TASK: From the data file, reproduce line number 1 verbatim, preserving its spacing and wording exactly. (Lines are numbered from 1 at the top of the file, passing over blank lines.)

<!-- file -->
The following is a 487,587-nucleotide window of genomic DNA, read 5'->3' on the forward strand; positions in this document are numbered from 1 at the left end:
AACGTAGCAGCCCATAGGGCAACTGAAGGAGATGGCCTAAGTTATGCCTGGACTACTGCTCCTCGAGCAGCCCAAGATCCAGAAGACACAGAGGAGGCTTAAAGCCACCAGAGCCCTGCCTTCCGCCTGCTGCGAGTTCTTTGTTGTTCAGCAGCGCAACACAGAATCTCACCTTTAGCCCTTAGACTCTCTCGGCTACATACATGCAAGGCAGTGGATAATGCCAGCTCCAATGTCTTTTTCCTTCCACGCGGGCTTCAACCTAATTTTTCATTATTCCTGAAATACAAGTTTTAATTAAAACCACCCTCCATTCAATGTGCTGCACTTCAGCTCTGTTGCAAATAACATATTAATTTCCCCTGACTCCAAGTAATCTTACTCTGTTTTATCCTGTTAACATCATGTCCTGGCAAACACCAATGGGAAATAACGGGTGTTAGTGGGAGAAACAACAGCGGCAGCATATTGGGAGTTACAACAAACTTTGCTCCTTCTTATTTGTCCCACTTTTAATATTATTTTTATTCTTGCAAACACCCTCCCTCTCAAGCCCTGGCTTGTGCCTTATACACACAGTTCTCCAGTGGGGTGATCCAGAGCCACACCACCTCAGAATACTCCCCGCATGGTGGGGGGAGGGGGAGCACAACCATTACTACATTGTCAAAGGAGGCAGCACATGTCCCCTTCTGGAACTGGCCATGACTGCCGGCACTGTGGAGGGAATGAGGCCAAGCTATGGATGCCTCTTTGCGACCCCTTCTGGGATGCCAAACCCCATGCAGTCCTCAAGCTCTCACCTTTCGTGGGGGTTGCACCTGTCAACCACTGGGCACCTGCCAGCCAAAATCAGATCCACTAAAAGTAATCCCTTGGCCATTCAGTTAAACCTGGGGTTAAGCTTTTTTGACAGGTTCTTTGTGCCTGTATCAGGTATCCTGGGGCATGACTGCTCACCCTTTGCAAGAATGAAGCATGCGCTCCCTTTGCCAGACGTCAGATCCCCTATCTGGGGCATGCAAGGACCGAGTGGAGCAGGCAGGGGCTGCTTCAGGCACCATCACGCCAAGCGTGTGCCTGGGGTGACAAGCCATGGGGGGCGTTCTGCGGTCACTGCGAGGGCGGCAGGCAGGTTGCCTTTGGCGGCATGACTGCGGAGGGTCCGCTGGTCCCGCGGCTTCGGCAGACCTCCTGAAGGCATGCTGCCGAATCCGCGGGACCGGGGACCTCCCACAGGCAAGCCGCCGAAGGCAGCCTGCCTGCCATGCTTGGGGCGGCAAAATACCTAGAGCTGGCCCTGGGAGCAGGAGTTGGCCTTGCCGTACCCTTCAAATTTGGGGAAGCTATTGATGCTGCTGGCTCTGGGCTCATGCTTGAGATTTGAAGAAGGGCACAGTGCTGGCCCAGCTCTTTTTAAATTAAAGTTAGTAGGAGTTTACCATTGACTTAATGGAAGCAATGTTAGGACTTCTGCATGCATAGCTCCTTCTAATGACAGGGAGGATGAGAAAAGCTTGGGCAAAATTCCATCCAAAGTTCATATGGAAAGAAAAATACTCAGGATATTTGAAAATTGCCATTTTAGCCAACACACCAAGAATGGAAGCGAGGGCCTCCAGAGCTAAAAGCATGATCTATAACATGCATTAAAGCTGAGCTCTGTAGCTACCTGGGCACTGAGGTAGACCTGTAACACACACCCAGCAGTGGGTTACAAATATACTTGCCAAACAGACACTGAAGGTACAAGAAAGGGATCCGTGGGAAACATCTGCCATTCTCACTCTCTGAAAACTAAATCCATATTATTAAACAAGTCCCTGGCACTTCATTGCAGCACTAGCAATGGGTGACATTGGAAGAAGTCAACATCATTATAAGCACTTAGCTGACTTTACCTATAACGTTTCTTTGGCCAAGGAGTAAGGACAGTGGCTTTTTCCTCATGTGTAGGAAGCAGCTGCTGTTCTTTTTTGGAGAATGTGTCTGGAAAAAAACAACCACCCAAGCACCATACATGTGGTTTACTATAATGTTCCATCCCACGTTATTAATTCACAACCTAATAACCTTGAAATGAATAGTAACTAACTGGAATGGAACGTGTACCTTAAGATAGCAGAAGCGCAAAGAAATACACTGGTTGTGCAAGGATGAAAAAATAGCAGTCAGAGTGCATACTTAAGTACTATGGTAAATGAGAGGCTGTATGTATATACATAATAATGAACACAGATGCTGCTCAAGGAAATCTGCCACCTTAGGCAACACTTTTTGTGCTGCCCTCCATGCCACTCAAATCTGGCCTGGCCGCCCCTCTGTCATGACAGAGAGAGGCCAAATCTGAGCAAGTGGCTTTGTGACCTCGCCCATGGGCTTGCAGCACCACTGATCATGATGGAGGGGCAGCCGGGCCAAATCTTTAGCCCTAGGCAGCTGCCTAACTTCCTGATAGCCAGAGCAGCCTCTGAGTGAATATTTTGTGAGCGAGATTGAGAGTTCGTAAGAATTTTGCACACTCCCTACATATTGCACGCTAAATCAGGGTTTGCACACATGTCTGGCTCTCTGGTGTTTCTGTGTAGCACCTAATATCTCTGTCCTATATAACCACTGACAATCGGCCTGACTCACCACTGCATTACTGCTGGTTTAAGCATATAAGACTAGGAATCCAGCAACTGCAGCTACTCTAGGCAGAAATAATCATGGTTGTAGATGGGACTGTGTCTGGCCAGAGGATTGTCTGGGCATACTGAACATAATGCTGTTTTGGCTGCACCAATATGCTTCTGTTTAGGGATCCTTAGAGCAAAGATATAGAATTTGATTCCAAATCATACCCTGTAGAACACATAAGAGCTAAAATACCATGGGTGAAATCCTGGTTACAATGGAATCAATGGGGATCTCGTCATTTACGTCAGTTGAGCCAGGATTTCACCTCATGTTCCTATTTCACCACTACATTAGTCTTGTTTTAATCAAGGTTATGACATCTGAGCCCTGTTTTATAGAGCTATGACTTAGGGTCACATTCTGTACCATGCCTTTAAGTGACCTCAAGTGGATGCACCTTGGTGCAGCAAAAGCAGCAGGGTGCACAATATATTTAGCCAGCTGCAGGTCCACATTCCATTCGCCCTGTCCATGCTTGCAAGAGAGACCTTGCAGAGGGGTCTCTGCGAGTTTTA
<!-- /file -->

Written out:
The following is a 487,587-nucleotide window of genomic DNA, read 5'->3' on the forward strand; positions in this document are numbered from 1 at the left end: